A sort of moon dreaminess came over me -- I felt detached. I saw my form hunched against the face of the mausoleum with my long legs stretched out before it, but it did not seem to be I. I was a sort of spirit floating in the air about and wondering what the real life of the dead city before me had been. I should have liked to have the company of the one whose bones rested (comfortably, I hoped) in the tomb behind me and to have questioned him about the St. Pierre that he had known. But I could only romance to myself.

The mere bringing down of my pipe from my mouth so that my glance happened to fall on its faithful outline with its modest silver band with my mark on it brought me to myself. The pipe seemed more a part of my person than my hands and knees and I knew that I was merely living through an incident of a canoe cruise. I sat there and smoked and idled till the moon began to shimmer the sea before me and with her light in my face I found my way back to the jetty and the Yakaboo.

I was awakened at five by my guide who had with him a young boy. It was always a case of Greek against Greek with these fellows and I reiterated our contract of the night before. His first price was exorbitant and I had beaten him down as far as I dared -- to fifteen francs. I find that it is a mistake to pull the native down too far for he is apt to feel that you have taken advantage of him and will become sullen and grudging in his efforts.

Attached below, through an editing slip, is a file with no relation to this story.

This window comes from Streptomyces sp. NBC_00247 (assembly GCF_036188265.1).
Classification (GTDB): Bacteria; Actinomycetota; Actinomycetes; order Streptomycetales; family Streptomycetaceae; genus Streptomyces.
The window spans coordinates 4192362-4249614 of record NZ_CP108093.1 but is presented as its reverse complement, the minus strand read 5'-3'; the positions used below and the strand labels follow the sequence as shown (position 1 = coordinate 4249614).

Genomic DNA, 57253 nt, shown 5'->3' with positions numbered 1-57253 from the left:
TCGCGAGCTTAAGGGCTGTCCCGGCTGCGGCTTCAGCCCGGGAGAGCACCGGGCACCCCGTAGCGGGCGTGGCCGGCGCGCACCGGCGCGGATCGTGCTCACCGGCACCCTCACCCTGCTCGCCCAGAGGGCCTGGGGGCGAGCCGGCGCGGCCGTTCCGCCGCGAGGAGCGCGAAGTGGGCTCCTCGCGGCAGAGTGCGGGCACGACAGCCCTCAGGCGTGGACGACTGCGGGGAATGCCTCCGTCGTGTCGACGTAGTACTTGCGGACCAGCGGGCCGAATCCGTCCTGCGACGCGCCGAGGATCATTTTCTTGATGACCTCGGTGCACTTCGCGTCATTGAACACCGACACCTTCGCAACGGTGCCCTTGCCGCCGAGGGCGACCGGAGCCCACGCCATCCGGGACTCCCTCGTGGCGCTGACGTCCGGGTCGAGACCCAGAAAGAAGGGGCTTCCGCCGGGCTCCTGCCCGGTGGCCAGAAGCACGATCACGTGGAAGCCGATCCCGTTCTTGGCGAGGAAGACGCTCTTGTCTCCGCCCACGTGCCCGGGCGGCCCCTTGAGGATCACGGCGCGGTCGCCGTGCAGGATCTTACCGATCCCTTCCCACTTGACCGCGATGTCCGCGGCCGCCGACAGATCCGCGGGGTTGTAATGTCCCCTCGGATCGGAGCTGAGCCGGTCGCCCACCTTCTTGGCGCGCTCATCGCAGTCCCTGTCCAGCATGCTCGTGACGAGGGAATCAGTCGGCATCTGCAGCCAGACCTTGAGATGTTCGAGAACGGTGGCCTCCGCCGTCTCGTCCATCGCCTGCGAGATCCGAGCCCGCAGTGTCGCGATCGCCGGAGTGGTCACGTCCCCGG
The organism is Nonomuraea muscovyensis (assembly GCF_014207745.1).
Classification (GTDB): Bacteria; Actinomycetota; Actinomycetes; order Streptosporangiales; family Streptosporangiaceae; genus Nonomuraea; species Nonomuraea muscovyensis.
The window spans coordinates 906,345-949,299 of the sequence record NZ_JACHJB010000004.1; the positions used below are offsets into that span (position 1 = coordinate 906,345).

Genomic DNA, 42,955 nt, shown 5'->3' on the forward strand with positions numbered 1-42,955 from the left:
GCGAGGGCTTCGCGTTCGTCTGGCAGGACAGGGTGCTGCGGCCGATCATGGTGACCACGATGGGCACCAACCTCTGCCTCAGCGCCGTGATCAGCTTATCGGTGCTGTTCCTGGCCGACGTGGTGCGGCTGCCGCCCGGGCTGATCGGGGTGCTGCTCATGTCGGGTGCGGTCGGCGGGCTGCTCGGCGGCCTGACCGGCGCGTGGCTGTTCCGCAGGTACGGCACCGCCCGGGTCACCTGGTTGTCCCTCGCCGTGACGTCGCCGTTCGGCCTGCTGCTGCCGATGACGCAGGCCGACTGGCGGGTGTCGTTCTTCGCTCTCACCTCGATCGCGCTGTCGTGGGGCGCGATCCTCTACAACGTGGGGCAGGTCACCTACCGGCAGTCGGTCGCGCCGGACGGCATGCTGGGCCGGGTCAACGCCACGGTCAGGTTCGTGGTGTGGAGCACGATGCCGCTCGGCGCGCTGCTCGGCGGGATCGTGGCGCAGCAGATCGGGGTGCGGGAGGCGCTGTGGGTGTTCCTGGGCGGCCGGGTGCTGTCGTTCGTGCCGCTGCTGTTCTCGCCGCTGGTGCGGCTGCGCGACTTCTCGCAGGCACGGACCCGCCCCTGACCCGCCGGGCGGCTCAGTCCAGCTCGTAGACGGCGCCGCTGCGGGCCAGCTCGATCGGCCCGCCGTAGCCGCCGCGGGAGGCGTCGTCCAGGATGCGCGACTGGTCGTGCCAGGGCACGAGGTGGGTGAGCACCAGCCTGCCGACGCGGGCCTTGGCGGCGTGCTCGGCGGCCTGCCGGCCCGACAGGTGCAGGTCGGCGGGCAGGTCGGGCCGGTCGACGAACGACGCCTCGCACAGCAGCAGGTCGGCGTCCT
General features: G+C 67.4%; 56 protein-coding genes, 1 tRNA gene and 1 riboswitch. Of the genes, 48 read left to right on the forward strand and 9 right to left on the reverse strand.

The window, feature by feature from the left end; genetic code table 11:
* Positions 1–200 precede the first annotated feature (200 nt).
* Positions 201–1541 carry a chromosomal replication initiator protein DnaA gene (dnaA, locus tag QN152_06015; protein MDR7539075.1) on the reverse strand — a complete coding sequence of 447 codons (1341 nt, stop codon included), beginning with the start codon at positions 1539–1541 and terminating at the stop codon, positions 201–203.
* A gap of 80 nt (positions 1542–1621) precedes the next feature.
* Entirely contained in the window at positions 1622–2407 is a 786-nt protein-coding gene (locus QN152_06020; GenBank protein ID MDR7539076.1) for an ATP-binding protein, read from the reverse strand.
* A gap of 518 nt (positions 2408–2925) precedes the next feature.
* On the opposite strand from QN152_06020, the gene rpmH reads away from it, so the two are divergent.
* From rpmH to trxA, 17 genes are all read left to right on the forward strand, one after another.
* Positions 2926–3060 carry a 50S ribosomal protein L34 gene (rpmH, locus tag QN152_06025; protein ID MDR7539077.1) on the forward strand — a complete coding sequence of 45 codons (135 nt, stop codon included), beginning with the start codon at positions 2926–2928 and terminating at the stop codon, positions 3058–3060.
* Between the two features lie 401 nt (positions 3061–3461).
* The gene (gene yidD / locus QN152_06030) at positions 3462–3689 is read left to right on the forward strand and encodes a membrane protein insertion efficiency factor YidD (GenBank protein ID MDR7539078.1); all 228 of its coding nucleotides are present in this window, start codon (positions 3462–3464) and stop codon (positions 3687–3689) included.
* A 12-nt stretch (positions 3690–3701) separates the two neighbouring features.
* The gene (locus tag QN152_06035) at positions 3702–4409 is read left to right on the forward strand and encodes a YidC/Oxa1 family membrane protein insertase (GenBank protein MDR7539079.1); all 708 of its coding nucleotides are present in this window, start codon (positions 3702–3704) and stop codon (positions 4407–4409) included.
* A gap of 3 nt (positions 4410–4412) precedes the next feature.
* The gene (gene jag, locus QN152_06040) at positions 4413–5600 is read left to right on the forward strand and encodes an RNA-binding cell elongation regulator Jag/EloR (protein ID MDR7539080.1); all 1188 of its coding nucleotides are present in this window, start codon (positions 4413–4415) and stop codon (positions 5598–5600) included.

While I ate my scanty breakfast I impressed upon him the fact that I was paying for his services only and that if the boy wished to follow that was his affair. He prided himself on a very sparse knowledge of English which he insisted upon using. When I had finished he turned to his boy and said, "E -- eh? il est bon garçon!" To which I replied, "Mais oui!" which means a lot in Martinique. The boy came with us and proved to be a blessing later on.

The moon had long since gone and we started along the canal-like Rue Victor Hugo with the pale dawn dimming the stars over us one by one. We crossed the Roxelane on the bridge, which is still intact, and then descended a flight of steps between broken walls to the beach and left the town behind us. Another mile brought us to the Sêche (dry) Rivière just as the rose of dawn shot through the notches of the mountains to windward. When we came to the Blanche Rivière, along the bed of which we began the ascent of the volcano as in Saint Vincent, the sun stood up boldly from the mountain tops and gave promise of a terrific heat which I hoped would burn up the mist that had been hanging over the crater of Pelée ever since I had come to Martinique. I did not then know of the prophetic line which I discovered later under an old outline of Martinique from John Barbot's account of the voyage of Columbus -- "the Mount Pelée in a mist and always so."